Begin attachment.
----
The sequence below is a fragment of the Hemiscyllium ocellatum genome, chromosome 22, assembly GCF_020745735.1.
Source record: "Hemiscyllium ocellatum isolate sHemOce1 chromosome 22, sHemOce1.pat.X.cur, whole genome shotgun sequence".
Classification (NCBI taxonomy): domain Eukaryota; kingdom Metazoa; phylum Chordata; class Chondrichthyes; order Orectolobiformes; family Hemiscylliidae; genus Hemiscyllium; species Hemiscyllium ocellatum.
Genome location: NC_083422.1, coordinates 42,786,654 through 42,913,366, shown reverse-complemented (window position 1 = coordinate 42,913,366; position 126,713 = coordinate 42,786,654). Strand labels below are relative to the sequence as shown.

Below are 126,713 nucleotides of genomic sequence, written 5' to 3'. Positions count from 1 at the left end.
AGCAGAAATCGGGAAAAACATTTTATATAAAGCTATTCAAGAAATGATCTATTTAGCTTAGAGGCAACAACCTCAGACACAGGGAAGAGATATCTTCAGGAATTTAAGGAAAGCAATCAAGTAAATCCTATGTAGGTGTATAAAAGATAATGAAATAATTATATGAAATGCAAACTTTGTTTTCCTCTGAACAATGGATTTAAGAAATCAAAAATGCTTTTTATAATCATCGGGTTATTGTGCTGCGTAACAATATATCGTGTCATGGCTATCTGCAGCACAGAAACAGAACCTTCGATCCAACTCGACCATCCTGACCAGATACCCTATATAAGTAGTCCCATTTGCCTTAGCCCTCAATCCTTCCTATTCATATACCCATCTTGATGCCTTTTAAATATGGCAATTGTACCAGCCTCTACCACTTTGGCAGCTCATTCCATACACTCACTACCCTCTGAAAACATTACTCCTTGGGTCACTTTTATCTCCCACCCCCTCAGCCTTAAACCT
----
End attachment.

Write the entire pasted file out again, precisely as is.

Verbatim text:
The sequence below is a fragment of the Hemiscyllium ocellatum genome, chromosome 22, assembly GCF_020745735.1.
Source record: "Hemiscyllium ocellatum isolate sHemOce1 chromosome 22, sHemOce1.pat.X.cur, whole genome shotgun sequence".
Classification (NCBI taxonomy): domain Eukaryota; kingdom Metazoa; phylum Chordata; class Chondrichthyes; order Orectolobiformes; family Hemiscylliidae; genus Hemiscyllium; species Hemiscyllium ocellatum.
Genome location: NC_083422.1, coordinates 42,786,654 through 42,913,366, shown reverse-complemented (window position 1 = coordinate 42,913,366; position 126,713 = coordinate 42,786,654). Strand labels below are relative to the sequence as shown.

Below are 126,713 nucleotides of genomic sequence, written 5' to 3'. Positions count from 1 at the left end.
AGCAGAAATCGGGAAAAACATTTTATATAAAGCTATTCAAGAAATGATCTATTTAGCTTAGAGGCAACAACCTCAGACACAGGGAAGAGATATCTTCAGGAATTTAAGGAAAGCAATCAAGTAAATCCTATGTAGGTGTATAAAAGATAATGAAATAATTATATGAAATGCAAACTTTGTTTTCCTCTGAACAATGGATTTAAGAAATCAAAAATGCTTTTTATAATCATCGGGTTATTGTGCTGCGTAACAATATATCGTGTCATGGCTATCTGCAGCACAGAAACAGAACCTTCGATCCAACTCGACCATCCTGACCAGATACCCTATATAAGTAGTCCCATTTGCCTTAGCCCTCAATCCTTCCTATTCATATACCCATCTTGATGCCTTTTAAATATGGCAATTGTACCAGCCTCTACCACTTTGGCAGCTCATTCCATACACTCACTACCCTCTGAAAACATTACTCCTTGGGTCACTTTTATCTCCCACCCCCTCAGCCTTAAACCT